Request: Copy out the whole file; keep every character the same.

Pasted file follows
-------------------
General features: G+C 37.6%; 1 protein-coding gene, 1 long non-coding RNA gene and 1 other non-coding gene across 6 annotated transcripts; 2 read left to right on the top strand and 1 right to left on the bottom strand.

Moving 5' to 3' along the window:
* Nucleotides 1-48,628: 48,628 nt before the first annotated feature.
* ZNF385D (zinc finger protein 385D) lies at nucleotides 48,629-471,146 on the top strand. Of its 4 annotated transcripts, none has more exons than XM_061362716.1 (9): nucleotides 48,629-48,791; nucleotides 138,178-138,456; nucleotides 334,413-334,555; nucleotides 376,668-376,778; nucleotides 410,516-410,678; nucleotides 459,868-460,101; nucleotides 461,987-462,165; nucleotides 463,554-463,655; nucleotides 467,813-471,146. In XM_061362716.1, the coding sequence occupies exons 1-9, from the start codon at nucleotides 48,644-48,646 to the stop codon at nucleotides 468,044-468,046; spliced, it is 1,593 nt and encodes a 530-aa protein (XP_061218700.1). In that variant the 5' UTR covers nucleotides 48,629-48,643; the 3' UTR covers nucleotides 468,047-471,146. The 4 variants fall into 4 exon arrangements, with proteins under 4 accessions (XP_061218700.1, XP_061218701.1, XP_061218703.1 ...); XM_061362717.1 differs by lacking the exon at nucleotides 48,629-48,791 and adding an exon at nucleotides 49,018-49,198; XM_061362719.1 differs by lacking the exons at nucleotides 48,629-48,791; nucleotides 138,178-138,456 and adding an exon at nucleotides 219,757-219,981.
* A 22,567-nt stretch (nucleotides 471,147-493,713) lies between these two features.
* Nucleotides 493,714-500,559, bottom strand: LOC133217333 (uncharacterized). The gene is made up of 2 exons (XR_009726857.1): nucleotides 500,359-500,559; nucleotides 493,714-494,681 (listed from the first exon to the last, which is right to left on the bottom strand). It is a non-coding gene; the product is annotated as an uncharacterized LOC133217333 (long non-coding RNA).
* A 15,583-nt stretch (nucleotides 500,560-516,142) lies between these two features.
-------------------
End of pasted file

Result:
General features: G+C 37.6%; 1 protein-coding gene, 1 long non-coding RNA gene and 1 other non-coding gene across 6 annotated transcripts; 2 read left to right on the top strand and 1 right to left on the bottom strand.

Moving 5' to 3' along the window:
* Nucleotides 1-48,628: 48,628 nt before the first annotated feature.
* ZNF385D (zinc finger protein 385D) lies at nucleotides 48,629-471,146 on the top strand. Of its 4 annotated transcripts, none has more exons than XM_061362716.1 (9): nucleotides 48,629-48,791; nucleotides 138,178-138,456; nucleotides 334,413-334,555; nucleotides 376,668-376,778; nucleotides 410,516-410,678; nucleotides 459,868-460,101; nucleotides 461,987-462,165; nucleotides 463,554-463,655; nucleotides 467,813-471,146. In XM_061362716.1, the coding sequence occupies exons 1-9, from the start codon at nucleotides 48,644-48,646 to the stop codon at nucleotides 468,044-468,046; spliced, it is 1,593 nt and encodes a 530-aa protein (XP_061218700.1). In that variant the 5' UTR covers nucleotides 48,629-48,643; the 3' UTR covers nucleotides 468,047-471,146. The 4 variants fall into 4 exon arrangements, with proteins under 4 accessions (XP_061218700.1, XP_061218701.1, XP_061218703.1 ...); XM_061362717.1 differs by lacking the exon at nucleotides 48,629-48,791 and adding an exon at nucleotides 49,018-49,198; XM_061362719.1 differs by lacking the exons at nucleotides 48,629-48,791; nucleotides 138,178-138,456 and adding an exon at nucleotides 219,757-219,981.
* A 22,567-nt stretch (nucleotides 471,147-493,713) lies between these two features.
* Nucleotides 493,714-500,559, bottom strand: LOC133217333 (uncharacterized). The gene is made up of 2 exons (XR_009726857.1): nucleotides 500,359-500,559; nucleotides 493,714-494,681 (listed from the first exon to the last, which is right to left on the bottom strand). It is a non-coding gene; the product is annotated as an uncharacterized LOC133217333 (long non-coding RNA).
* A 15,583-nt stretch (nucleotides 500,560-516,142) lies between these two features.